Different Career Routes.jpg

I’ve read a great quote from Google’s co-founder Sergey Brin in an old Fortune article:     “About 70% try to work on the core efforts of the company…about 20% goes to adjacent areas and expansion, and for the 10%, anything goes.”

Google has been using this resource management technique for several years, as reported in Business 2.0 magazine’s article about then CEO Eric Schmidt’s “70 Percent Solution.”

While 70-20-10 isn’t focused on career planning or job change, I immediately thought this was excellent advice, especially for those who are out of work.

  • 70% of your job search efforts should usually be focused on getting a very similar job
    • Basically same title, responsibility and industry.
    • Search firms and human resource departments will recognize why you’re a good candidate and may even find you on LinkedIn.
  • 20% of your search should be devoted to something adjacent to your recent positions:
    • Obviously, you’re a harder sell here but many hiring managers can see the value you’re presenting since you can sell a capability they’ve already identified as important in their selection.  This is where you need to have a targeted positioning and story that screams how perfect you are for the opening.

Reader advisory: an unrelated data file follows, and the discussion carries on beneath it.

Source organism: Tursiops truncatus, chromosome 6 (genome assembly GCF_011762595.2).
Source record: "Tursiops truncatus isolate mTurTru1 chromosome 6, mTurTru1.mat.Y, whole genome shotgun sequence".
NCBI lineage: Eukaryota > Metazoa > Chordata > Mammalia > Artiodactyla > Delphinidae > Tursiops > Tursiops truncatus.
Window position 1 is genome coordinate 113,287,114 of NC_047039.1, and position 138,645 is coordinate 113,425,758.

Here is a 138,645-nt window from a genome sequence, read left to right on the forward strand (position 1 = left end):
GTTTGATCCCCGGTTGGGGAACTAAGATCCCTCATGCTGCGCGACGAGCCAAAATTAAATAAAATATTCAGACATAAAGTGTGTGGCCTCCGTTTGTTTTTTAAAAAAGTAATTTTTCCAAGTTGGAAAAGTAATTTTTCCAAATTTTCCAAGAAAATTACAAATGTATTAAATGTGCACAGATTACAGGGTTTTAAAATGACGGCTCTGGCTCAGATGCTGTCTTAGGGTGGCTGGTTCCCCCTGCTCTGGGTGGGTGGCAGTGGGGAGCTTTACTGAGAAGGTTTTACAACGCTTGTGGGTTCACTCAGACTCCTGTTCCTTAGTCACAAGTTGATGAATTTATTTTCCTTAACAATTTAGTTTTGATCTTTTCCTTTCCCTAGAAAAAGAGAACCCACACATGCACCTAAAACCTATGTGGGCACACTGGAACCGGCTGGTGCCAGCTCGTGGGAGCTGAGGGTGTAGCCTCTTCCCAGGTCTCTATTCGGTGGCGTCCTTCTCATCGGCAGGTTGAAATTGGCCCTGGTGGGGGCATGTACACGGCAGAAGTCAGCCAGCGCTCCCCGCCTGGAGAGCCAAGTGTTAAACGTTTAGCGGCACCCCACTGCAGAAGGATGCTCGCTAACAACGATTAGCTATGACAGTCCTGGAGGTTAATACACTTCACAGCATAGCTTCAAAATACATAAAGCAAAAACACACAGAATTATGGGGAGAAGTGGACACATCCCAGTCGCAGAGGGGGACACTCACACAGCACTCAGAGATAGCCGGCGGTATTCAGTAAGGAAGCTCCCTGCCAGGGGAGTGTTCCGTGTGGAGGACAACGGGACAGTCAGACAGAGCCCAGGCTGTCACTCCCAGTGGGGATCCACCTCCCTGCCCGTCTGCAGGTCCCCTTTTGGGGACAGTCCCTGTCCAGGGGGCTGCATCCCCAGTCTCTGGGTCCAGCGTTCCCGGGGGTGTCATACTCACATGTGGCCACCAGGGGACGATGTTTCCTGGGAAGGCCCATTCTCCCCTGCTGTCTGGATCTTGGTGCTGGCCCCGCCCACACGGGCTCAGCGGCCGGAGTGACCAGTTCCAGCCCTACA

• As I think back to my own career, I was able to make these types of changes several times:
      • Packaged goods to advertising agency.
      • Advertising agency to marketing consulting.
      • Packaged goods to retailer with data base.
      • Retailer with data base to health insurance.
      • Health insurance to for-profit post-secondary education.

The titles and functions were related…always including marketing…but each time there was a secondary kicker and story that helped me standout as the best candidate.

  • 10% is for your dreams:
    • I believe that at least 10 percent of jobs are filled by people who can do the job but aren’t qualified according to the job spec.  Admittedly, this is a made up number, but it feels correct.  To land these jobs, it’s typically necessary to have prior experience with the hiring manager or someone they respect.  They know you’re great even if not a perfect fit.When I made a double leap to new category and level, there was an excellent connection that allowed this to happen.

If you’d like to read about a different twist on job search, I recommend you read The Start-up of You by Reid Hoffman, co-founder of LinkedIn, which talks about his Plan Z.  This certainly is worth your consideration, as is another blog written about his job search advice.